Afro-Cuban Cultural Heritage and Three Kings Day

 

Photo Feature: Elio Delgado Valdes and Elvira Pardo Cruz

HAVANA TIMES – Every January 6th, the Afro-Cuban ethnic association parade starts off in Plaza de San Francisco de Asis, recalling the festive tradition that used to take place a long time ago in the 17th, 18th and 19th centuries on Three Kings Day.

Backed by the Casa de Africa Museum belonging to the Havana City Historian’s Office, since 1986, the cultural event promotes preserving an ancestral tradition, bringing ethnic associations together, actors and stilt-walkers to reproduce a performance that originates from Cuba’s colonial era. During that period the one day was the only time that the authorities allowed Black slaves and freed slaves to come together and celebrate, and to receive a present at the Palacio de los Capitanes Generales.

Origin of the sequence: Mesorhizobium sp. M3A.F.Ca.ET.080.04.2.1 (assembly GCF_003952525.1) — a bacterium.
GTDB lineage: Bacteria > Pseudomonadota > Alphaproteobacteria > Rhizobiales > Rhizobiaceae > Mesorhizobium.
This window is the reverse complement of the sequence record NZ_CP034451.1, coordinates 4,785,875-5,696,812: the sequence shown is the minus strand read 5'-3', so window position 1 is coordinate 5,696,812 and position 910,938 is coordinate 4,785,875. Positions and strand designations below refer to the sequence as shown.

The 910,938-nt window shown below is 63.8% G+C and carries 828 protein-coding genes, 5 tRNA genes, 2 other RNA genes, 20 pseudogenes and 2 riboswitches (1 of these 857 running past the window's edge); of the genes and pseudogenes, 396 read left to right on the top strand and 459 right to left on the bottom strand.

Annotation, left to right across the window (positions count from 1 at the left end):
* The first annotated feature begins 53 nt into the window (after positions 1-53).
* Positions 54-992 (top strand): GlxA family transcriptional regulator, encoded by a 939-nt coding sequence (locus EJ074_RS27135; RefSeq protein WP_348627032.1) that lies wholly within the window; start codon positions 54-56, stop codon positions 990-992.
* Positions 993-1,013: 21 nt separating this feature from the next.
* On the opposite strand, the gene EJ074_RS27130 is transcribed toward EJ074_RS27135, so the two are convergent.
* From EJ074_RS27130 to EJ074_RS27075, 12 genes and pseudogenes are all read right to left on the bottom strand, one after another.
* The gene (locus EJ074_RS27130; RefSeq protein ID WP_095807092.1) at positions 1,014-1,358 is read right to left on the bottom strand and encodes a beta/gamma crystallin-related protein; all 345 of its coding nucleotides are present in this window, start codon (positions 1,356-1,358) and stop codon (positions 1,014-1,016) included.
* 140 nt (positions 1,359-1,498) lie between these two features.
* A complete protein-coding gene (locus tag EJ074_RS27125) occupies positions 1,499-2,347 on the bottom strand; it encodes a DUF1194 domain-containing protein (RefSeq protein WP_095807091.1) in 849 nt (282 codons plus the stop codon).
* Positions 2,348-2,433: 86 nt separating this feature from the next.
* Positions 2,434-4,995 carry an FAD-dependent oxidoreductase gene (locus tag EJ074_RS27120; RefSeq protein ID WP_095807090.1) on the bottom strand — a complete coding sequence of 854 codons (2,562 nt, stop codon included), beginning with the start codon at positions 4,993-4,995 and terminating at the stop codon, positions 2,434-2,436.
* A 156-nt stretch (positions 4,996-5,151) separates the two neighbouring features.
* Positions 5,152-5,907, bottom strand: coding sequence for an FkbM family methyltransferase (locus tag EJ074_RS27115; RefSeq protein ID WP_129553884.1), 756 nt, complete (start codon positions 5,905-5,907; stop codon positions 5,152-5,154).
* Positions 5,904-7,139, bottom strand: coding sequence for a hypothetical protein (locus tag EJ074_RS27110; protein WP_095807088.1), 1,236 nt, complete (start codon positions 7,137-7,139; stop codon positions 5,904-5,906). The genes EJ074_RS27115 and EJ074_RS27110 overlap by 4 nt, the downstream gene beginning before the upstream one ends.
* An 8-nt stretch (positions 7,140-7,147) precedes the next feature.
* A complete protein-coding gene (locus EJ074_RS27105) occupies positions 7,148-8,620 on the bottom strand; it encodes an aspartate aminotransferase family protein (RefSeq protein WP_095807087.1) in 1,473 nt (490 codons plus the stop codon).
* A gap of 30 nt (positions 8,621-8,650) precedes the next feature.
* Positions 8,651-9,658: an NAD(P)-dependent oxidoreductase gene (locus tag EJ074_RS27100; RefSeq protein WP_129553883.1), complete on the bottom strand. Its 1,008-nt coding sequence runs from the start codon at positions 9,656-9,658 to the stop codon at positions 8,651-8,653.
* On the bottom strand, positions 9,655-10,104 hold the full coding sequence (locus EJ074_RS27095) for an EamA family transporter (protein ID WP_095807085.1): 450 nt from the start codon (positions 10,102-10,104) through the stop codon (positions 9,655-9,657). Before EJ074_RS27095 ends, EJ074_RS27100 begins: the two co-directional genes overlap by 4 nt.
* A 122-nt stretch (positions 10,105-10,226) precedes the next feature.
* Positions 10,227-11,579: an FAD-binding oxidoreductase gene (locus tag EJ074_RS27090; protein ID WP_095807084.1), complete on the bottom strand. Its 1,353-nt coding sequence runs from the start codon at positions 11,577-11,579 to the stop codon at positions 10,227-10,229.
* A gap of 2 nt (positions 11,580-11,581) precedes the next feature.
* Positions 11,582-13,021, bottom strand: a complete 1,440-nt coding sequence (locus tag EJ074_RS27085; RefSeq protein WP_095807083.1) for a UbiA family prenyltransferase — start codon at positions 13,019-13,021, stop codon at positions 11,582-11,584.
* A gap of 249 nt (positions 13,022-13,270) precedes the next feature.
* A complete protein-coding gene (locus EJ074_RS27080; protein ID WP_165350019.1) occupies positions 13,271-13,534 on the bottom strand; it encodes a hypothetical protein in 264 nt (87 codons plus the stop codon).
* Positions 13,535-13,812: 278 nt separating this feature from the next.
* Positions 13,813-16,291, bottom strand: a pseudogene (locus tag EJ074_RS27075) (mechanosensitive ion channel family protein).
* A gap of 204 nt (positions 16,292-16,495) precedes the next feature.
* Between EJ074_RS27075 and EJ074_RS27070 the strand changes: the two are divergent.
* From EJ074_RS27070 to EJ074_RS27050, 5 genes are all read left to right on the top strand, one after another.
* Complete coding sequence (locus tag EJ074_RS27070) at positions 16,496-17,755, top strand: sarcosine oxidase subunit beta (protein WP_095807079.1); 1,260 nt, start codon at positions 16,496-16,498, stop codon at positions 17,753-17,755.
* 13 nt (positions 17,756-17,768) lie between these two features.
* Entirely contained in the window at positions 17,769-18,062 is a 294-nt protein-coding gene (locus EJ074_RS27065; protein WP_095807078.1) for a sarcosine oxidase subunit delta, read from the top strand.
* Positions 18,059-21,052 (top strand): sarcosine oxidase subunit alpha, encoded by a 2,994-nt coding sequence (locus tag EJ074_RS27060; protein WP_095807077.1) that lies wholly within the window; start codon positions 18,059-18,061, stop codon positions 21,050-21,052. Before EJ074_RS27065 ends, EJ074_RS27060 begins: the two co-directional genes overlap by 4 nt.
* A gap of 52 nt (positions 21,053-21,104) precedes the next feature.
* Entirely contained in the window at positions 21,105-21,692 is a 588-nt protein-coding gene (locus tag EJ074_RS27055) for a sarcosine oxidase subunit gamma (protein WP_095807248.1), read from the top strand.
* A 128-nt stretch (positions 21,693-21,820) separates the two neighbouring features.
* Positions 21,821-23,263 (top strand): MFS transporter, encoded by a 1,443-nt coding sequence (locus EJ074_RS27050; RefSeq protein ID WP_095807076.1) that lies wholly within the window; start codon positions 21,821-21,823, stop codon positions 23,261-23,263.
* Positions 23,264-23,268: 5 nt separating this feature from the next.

The route begins in Plaza de San Francisco de Asis, going down Oficios Street until it reaches Plaza de Armas, moving towards El Templete where the ceiba tree is (a symbol of this city’s founding). The Ñáñigo beats and demons refer to the celebration of Abakua Day, then it continues on to Plaza de la Catedral, then to Plaza Vieja, where it ends with a closing ceremony.

Residents of the Historic Center come together, as well as visitors, and there are people of all ages following the beat of drums and the emblematic characters of the traditional custom, the hallmark of this living cultural heritage.

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Dawn on the Havana Malecon Seawall.  By John Kochanowski (USA).  Camera: Nikon D7100

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